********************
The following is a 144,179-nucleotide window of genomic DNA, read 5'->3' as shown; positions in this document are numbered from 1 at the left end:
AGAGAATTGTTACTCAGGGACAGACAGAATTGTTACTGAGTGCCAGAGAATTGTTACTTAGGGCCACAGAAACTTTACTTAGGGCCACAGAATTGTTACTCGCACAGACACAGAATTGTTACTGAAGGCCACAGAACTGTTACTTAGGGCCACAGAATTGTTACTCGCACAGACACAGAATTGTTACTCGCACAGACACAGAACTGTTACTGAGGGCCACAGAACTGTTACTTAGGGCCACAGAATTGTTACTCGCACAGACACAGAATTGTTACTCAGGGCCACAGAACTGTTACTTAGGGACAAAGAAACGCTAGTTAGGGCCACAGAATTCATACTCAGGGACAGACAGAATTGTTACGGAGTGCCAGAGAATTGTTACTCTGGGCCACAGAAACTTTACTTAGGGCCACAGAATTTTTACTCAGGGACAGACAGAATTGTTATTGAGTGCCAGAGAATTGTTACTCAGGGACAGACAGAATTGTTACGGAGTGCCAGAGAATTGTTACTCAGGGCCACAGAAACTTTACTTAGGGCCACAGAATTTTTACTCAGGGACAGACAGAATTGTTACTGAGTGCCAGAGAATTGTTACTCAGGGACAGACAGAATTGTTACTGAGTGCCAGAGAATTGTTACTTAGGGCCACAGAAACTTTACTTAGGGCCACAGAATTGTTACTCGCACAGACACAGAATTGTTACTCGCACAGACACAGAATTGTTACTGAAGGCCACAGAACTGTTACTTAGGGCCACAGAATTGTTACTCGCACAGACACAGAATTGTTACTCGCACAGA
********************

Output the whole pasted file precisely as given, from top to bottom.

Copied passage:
The following is a 144,179-nucleotide window of genomic DNA, read 5'->3' as shown; positions in this document are numbered from 1 at the left end:
AGAGAATTGTTACTCAGGGACAGACAGAATTGTTACTGAGTGCCAGAGAATTGTTACTTAGGGCCACAGAAACTTTACTTAGGGCCACAGAATTGTTACTCGCACAGACACAGAATTGTTACTGAAGGCCACAGAACTGTTACTTAGGGCCACAGAATTGTTACTCGCACAGACACAGAATTGTTACTCGCACAGACACAGAACTGTTACTGAGGGCCACAGAACTGTTACTTAGGGCCACAGAATTGTTACTCGCACAGACACAGAATTGTTACTCAGGGCCACAGAACTGTTACTTAGGGACAAAGAAACGCTAGTTAGGGCCACAGAATTCATACTCAGGGACAGACAGAATTGTTACGGAGTGCCAGAGAATTGTTACTCTGGGCCACAGAAACTTTACTTAGGGCCACAGAATTTTTACTCAGGGACAGACAGAATTGTTATTGAGTGCCAGAGAATTGTTACTCAGGGACAGACAGAATTGTTACGGAGTGCCAGAGAATTGTTACTCAGGGCCACAGAAACTTTACTTAGGGCCACAGAATTTTTACTCAGGGACAGACAGAATTGTTACTGAGTGCCAGAGAATTGTTACTCAGGGACAGACAGAATTGTTACTGAGTGCCAGAGAATTGTTACTTAGGGCCACAGAAACTTTACTTAGGGCCACAGAATTGTTACTCGCACAGACACAGAATTGTTACTCGCACAGACACAGAATTGTTACTGAAGGCCACAGAACTGTTACTTAGGGCCACAGAATTGTTACTCGCACAGACACAGAATTGTTACTCGCACAGA